Fate of 'California Aggie' newspaper in the hands of UC Davis students

DAVIS, Calif. -- It's been a source of journalism on the UC Davis campus for 99 years, but now the fate of the 'California Aggie' lies in the hands of the student body.

Beginning Tuesday, students will vote on the referendum known as Measure #1, deciding whether or not they want to pay an extra $3.10 three times per academic year in student fees to keep the paper running. If not, the Aggie's run on campus will end short of its 100th anniversary making Davis the only UC school without a student paper.

"It keeps the students informed, without a newspaper [students] wouldn't be informed with what's going on," said student Shoaib Yari.

The weekly publication was distributed last Thursday with a mostly blank first page; along the bottom half to the front page reads a disclaimer on what will happen if ballot Measure #1 does not pass this week.

Newspaper staff is sending a strong message to the student body that the paper, which features editorials and campus happenings, may soon be no more.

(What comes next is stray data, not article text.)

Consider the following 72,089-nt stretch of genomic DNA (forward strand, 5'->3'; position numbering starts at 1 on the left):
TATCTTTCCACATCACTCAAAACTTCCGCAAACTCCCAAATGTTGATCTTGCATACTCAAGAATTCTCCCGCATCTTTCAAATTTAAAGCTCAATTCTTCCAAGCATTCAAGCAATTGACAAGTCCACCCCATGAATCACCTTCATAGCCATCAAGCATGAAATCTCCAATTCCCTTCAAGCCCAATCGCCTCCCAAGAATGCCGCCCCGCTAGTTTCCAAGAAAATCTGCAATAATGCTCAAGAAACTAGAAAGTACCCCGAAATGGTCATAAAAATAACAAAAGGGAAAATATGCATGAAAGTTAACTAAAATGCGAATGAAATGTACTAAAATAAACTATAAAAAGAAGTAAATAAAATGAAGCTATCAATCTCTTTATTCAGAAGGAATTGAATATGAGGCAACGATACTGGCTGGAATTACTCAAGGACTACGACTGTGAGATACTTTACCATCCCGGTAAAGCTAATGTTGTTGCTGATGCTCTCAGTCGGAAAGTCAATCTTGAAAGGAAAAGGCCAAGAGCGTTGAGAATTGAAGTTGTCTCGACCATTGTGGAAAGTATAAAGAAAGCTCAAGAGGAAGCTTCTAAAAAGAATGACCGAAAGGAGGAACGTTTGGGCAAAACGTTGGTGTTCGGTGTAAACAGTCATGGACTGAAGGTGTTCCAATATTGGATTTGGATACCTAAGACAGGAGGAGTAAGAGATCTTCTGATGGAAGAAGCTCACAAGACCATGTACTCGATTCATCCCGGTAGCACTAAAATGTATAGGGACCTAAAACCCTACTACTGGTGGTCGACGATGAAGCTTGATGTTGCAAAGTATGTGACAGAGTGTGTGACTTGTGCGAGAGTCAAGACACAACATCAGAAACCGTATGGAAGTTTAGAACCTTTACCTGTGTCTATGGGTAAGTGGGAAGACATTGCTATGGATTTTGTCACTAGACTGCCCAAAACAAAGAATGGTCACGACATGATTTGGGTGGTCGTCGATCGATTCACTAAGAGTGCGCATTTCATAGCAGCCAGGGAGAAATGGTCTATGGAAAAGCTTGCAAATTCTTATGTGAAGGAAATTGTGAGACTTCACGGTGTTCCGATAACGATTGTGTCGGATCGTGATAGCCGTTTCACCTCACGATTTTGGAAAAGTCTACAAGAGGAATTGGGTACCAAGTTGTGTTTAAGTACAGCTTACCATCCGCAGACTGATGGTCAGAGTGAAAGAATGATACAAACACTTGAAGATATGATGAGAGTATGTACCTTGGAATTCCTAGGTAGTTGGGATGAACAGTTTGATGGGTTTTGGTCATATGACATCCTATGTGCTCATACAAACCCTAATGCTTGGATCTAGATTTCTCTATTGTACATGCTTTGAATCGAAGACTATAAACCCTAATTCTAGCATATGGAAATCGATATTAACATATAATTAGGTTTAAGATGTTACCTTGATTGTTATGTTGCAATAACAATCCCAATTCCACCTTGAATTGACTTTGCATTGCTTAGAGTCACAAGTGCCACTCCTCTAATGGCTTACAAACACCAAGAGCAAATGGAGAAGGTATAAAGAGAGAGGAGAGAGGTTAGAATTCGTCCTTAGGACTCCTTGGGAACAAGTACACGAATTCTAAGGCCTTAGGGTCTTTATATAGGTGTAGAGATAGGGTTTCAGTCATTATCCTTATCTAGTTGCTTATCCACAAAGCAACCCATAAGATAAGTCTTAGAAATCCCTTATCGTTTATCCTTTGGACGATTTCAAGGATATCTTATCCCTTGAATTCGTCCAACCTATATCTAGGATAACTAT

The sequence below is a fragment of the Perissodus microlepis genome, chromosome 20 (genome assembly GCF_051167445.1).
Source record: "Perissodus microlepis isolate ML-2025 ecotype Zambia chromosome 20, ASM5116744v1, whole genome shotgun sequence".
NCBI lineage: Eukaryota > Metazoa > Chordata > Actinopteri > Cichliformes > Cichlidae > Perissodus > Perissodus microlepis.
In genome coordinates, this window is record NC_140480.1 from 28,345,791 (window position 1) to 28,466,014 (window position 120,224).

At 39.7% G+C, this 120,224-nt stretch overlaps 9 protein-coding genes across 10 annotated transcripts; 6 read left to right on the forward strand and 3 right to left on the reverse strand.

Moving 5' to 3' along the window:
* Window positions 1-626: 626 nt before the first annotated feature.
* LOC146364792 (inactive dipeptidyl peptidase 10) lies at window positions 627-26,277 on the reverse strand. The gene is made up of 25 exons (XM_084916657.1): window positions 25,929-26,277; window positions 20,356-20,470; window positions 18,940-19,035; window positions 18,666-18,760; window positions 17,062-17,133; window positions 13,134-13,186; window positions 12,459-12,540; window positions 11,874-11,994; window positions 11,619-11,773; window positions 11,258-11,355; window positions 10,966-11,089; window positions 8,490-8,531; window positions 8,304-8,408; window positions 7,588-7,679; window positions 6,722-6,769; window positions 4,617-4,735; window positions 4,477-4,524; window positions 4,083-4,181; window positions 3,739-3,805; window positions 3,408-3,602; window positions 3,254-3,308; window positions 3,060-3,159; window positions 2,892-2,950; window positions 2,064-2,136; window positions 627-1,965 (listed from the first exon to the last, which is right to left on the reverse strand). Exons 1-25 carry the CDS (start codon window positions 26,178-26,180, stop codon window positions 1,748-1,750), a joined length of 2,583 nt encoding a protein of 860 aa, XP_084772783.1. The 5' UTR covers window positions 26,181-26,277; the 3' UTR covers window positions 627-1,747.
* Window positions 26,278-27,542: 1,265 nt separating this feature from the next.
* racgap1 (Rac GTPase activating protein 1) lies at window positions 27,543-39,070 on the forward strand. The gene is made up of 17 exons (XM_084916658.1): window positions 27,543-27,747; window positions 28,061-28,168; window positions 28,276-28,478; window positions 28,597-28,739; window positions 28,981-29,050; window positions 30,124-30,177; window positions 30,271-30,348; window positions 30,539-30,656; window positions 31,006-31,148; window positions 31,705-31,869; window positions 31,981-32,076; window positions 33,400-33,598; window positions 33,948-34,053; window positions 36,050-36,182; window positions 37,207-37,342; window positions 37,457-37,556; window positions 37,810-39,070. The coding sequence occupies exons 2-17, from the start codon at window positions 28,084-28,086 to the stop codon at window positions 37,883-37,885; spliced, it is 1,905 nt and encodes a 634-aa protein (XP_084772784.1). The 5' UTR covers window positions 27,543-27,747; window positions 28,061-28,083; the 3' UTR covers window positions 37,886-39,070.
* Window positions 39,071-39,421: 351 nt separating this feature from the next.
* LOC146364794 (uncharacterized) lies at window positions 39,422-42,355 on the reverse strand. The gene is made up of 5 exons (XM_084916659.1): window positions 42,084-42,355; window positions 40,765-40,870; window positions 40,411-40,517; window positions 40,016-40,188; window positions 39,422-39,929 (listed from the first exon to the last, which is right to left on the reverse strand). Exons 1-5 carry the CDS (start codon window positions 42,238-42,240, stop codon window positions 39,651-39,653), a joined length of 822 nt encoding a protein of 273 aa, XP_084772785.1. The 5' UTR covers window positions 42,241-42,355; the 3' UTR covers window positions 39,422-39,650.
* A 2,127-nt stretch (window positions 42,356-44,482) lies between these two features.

Editor in Chief, Elizabeth Orpina, said due to plummeting ad revenue over the past few years, the print version of the California Aggie will not survive beyond this academic year. Orpina said an online-only edition would draw less readership and would compete with other online news sources.

"It's pretty disheartening. I know that with a lot of technology a lot of people tend to get their news from the internet and a lot of social media, so the newspaper might seem a little bit of an antiquated medium for those people, so it's pretty sad," said student Shannon Vo.

There is no journalism program at Davis, so the paper serves as a valuable hands-on laboratory for students interested in journalism, said Orpina.

The UC Davis newspaper staff is asking its fellow students to pay an extra $9 each year to keep the paper running. That would bring in an extra $272,800 annually to go toward covering prior losses in ad revenue, bring back paid staff and turn the Aggie into a bi-weekly publication.

Tuesday, the California Aggie Facebook page donned the message: Save the Aggie. On Twitter, some students are asking for a lower fee, others say they do not support Measure #1.

For the measure to pass, 20% of students must vote, and 60% must support the fee hike; however, even if the measure passes, the initiative would still have to go to the Chancellor's office and the President's office for final approval.

This isn't the first time a UC school has asked for a permanent student fee to help fund a school paper. UCLA's Daily Bruin also has a permanent fee, said Orpina.

Voting opens on the UC Davis campus Tuesday at 8 a.m. and continues through Friday at 8 a.m.


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